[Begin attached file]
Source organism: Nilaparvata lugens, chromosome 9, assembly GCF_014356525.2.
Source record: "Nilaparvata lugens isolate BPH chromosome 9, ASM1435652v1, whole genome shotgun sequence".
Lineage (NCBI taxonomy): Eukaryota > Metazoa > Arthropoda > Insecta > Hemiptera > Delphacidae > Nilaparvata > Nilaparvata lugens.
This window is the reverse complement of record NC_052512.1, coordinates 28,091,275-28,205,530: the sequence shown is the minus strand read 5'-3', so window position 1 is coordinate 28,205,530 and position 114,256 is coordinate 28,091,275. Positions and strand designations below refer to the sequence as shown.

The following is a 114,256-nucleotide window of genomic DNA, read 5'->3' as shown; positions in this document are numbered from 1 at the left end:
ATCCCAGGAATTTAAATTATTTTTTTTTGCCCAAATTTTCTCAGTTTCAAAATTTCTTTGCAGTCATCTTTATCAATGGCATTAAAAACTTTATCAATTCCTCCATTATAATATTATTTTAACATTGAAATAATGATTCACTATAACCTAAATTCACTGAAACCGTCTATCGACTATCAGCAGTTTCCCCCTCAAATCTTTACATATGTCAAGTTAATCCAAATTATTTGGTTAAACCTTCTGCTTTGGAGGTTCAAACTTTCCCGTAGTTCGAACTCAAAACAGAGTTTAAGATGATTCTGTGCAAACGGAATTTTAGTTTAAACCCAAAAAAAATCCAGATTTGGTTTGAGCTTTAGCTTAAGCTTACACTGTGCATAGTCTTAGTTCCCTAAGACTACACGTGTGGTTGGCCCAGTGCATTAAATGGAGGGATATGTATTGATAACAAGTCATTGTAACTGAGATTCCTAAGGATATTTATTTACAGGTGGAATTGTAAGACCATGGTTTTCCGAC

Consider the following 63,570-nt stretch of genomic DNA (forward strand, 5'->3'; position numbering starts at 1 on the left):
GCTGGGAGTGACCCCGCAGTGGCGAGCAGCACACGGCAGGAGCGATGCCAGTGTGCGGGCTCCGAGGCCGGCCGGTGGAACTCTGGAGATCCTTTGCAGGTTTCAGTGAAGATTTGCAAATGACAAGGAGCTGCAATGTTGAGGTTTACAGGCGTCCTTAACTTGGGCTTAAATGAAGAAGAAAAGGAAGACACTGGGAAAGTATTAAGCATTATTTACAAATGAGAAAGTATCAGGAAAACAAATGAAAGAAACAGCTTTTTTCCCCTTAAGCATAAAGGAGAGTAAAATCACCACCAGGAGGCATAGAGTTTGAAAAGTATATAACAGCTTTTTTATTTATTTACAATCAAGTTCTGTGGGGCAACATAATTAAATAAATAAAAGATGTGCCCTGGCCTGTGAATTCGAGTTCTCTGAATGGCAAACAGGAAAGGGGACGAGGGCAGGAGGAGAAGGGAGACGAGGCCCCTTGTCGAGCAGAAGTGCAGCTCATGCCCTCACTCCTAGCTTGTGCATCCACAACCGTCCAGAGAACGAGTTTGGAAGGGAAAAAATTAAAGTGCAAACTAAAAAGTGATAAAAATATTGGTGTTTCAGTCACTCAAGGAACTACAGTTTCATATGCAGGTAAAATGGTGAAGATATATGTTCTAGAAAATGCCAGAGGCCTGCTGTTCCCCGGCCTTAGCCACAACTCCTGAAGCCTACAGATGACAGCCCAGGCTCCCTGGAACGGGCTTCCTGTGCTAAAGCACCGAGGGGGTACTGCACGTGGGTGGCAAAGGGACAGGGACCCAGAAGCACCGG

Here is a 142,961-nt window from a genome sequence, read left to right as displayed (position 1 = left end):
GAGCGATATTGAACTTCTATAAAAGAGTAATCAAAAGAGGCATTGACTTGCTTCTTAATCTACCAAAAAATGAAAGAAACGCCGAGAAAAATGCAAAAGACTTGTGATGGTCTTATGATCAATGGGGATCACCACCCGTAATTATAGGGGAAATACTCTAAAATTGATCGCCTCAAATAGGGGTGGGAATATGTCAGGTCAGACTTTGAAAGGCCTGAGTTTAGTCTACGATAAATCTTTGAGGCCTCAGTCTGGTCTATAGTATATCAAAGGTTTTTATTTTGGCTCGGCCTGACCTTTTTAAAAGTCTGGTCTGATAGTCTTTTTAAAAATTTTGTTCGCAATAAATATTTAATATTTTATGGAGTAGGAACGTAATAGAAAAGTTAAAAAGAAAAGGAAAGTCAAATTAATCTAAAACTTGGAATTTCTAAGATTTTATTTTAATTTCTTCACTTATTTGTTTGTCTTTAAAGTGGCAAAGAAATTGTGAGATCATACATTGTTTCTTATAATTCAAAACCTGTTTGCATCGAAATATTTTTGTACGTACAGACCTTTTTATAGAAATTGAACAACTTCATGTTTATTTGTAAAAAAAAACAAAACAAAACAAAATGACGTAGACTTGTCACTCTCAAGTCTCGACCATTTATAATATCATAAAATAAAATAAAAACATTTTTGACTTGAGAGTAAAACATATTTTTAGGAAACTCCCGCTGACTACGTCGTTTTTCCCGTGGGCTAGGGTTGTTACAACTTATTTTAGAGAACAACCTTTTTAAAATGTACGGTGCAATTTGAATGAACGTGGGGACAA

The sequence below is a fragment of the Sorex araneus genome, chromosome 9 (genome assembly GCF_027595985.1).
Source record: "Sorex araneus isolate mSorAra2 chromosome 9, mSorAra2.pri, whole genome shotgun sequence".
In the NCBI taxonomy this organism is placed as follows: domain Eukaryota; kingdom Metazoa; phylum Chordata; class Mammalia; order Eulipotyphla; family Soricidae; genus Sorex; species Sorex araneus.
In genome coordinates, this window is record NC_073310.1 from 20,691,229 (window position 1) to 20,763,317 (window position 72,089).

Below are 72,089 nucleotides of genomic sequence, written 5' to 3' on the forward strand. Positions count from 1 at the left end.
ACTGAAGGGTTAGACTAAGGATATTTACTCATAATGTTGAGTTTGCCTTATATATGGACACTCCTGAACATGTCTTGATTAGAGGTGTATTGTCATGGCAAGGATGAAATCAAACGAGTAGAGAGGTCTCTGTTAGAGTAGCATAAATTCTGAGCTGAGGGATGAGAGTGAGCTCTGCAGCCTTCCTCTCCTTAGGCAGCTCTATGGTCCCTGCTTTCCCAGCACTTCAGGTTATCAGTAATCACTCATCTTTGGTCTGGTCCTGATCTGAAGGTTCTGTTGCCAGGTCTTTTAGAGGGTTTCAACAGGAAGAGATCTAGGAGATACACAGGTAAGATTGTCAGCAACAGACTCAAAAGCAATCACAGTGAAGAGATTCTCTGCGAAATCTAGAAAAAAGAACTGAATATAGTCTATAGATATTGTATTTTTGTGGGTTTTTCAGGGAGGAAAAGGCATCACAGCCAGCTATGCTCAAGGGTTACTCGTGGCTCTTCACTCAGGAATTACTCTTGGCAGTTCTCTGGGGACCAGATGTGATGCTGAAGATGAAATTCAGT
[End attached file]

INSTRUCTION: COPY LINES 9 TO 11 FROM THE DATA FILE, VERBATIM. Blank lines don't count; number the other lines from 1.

Here is a 142,961-nt window from a genome sequence, read left to right as displayed (position 1 = left end):
GAGCGATATTGAACTTCTATAAAAGAGTAATCAAAAGAGGCATTGACTTGCTTCTTAATCTACCAAAAAATGAAAGAAACGCCGAGAAAAATGCAAAAGACTTGTGATGGTCTTATGATCAATGGGGATCACCACCCGTAATTATAGGGGAAATACTCTAAAATTGATCGCCTCAAATAGGGGTGGGAATATGTCAGGTCAGACTTTGAAAGGCCTGAGTTTAGTCTACGATAAATCTTTGAGGCCTCAGTCTGGTCTATAGTATATCAAAGGTTTTTATTTTGGCTCGGCCTGACCTTTTTAAAAGTCTGGTCTGATAGTCTTTTTAAAAATTTTGTTCGCAATAAATATTTAATATTTTATGGAGTAGGAACGTAATAGAAAAGTTAAAAAGAAAAGGAAAGTCAAATTAATCTAAAACTTGGAATTTCTAAGATTTTATTTTAATTTCTTCACTTATTTGTTTGTCTTTAAAGTGGCAAAGAAATTGTGAGATCATACATTGTTTCTTATAATTCAAAACCTGTTTGCATCGAAATATTTTTGTACGTACAGACCTTTTTATAGAAATTGAACAACTTCATGTTTATTTGTAAAAAAAAACAAAACAAAACAAAATGACGTAGACTTGTCACTCTCAAGTCTCGACCATTTATAATATCATAAAATAAAATAAAAACATTTTTGACTTGAGAGTAAAACATATTTTTAGGAAACTCCCGCTGACTACGTCGTTTTTCCCGTGGGCTAGGGTTGTTACAACTTATTTTAGAGAACAACCTTTTTAAAATGTACGGTGCAATTTGAATGAACGTGGGGACAA

The sequence below is a fragment of the Sorex araneus genome, chromosome 9 (genome assembly GCF_027595985.1).